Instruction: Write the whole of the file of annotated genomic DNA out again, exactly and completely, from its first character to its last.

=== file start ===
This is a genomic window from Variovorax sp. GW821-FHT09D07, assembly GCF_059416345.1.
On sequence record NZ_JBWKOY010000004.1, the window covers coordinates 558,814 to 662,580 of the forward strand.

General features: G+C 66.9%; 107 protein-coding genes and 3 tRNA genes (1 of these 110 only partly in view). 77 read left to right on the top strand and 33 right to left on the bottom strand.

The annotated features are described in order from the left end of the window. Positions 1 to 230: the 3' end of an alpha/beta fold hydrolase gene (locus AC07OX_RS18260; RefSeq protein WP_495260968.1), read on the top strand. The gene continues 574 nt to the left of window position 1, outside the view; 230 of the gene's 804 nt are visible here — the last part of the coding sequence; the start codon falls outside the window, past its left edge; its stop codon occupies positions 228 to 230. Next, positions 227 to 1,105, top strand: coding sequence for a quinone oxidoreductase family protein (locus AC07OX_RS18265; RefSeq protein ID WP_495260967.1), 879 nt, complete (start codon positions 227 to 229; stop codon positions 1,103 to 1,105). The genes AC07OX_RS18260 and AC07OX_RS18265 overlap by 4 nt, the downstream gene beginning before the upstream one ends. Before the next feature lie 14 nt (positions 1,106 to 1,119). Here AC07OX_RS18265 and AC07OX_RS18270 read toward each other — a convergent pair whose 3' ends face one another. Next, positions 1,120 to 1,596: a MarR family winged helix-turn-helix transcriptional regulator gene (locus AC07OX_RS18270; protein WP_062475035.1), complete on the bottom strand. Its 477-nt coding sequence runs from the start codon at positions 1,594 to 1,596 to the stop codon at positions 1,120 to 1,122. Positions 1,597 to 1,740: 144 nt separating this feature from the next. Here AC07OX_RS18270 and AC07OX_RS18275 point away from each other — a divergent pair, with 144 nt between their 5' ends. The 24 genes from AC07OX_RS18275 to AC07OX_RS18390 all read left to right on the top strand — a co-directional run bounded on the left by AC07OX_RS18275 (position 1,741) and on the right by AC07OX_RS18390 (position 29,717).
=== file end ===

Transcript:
This is a genomic window from Variovorax sp. GW821-FHT09D07, assembly GCF_059416345.1.
On sequence record NZ_JBWKOY010000004.1, the window covers coordinates 558,814 to 662,580 of the forward strand.

General features: G+C 66.9%; 107 protein-coding genes and 3 tRNA genes (1 of these 110 only partly in view). 77 read left to right on the top strand and 33 right to left on the bottom strand.

The annotated features are described in order from the left end of the window. Positions 1 to 230: the 3' end of an alpha/beta fold hydrolase gene (locus AC07OX_RS18260; RefSeq protein WP_495260968.1), read on the top strand. The gene continues 574 nt to the left of window position 1, outside the view; 230 of the gene's 804 nt are visible here — the last part of the coding sequence; the start codon falls outside the window, past its left edge; its stop codon occupies positions 228 to 230. Next, positions 227 to 1,105, top strand: coding sequence for a quinone oxidoreductase family protein (locus AC07OX_RS18265; RefSeq protein ID WP_495260967.1), 879 nt, complete (start codon positions 227 to 229; stop codon positions 1,103 to 1,105). The genes AC07OX_RS18260 and AC07OX_RS18265 overlap by 4 nt, the downstream gene beginning before the upstream one ends. Before the next feature lie 14 nt (positions 1,106 to 1,119). Here AC07OX_RS18265 and AC07OX_RS18270 read toward each other — a convergent pair whose 3' ends face one another. Next, positions 1,120 to 1,596: a MarR family winged helix-turn-helix transcriptional regulator gene (locus AC07OX_RS18270; protein WP_062475035.1), complete on the bottom strand. Its 477-nt coding sequence runs from the start codon at positions 1,594 to 1,596 to the stop codon at positions 1,120 to 1,122. Positions 1,597 to 1,740: 144 nt separating this feature from the next. Here AC07OX_RS18270 and AC07OX_RS18275 point away from each other — a divergent pair, with 144 nt between their 5' ends. The 24 genes from AC07OX_RS18275 to AC07OX_RS18390 all read left to right on the top strand — a co-directional run bounded on the left by AC07OX_RS18275 (position 1,741) and on the right by AC07OX_RS18390 (position 29,717).